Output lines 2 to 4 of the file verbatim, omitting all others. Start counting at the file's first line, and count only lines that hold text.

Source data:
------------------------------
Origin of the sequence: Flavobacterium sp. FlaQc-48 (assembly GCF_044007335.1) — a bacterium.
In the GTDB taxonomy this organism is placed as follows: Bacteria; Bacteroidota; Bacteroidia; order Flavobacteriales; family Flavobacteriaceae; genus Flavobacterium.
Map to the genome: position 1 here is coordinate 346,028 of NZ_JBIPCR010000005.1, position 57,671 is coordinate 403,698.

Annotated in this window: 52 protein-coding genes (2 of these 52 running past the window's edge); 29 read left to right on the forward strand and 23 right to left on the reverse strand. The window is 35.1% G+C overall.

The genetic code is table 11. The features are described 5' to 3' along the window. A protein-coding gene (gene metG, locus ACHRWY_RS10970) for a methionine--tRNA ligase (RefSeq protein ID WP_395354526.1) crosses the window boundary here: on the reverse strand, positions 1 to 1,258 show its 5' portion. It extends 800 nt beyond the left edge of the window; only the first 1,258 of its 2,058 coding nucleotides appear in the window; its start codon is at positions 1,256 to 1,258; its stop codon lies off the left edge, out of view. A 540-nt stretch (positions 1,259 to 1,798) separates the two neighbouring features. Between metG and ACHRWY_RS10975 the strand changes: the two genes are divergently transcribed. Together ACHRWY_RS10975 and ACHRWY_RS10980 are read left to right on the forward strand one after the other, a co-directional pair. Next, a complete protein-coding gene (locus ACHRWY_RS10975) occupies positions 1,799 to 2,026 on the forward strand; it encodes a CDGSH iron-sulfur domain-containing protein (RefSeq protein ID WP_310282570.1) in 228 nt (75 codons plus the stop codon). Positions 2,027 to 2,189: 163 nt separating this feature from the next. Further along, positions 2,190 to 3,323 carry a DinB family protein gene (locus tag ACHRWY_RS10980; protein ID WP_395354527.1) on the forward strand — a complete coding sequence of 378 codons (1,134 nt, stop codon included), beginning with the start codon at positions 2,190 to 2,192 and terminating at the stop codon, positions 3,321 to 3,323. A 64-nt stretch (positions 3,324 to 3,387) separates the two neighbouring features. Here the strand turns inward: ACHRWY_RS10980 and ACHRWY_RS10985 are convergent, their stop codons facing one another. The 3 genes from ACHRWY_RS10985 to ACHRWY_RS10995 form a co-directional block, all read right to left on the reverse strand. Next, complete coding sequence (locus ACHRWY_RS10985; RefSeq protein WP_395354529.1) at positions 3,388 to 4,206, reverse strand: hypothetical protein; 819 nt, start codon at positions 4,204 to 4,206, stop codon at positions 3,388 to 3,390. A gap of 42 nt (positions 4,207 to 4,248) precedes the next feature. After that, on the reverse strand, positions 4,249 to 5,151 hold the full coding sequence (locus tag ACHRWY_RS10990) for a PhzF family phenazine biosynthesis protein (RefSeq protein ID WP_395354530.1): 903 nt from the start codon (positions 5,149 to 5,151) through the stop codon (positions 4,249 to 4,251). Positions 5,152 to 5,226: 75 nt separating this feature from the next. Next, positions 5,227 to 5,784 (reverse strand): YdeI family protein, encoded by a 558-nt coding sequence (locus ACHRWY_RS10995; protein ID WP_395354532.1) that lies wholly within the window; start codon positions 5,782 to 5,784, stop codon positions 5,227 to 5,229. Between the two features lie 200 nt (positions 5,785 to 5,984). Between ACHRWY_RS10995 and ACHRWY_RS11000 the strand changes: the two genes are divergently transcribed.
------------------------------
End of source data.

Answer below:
In the GTDB taxonomy this organism is placed as follows: Bacteria; Bacteroidota; Bacteroidia; order Flavobacteriales; family Flavobacteriaceae; genus Flavobacterium.
Map to the genome: position 1 here is coordinate 346,028 of NZ_JBIPCR010000005.1, position 57,671 is coordinate 403,698.

Annotated in this window: 52 protein-coding genes (2 of these 52 running past the window's edge); 29 read left to right on the forward strand and 23 right to left on the reverse strand. The window is 35.1% G+C overall.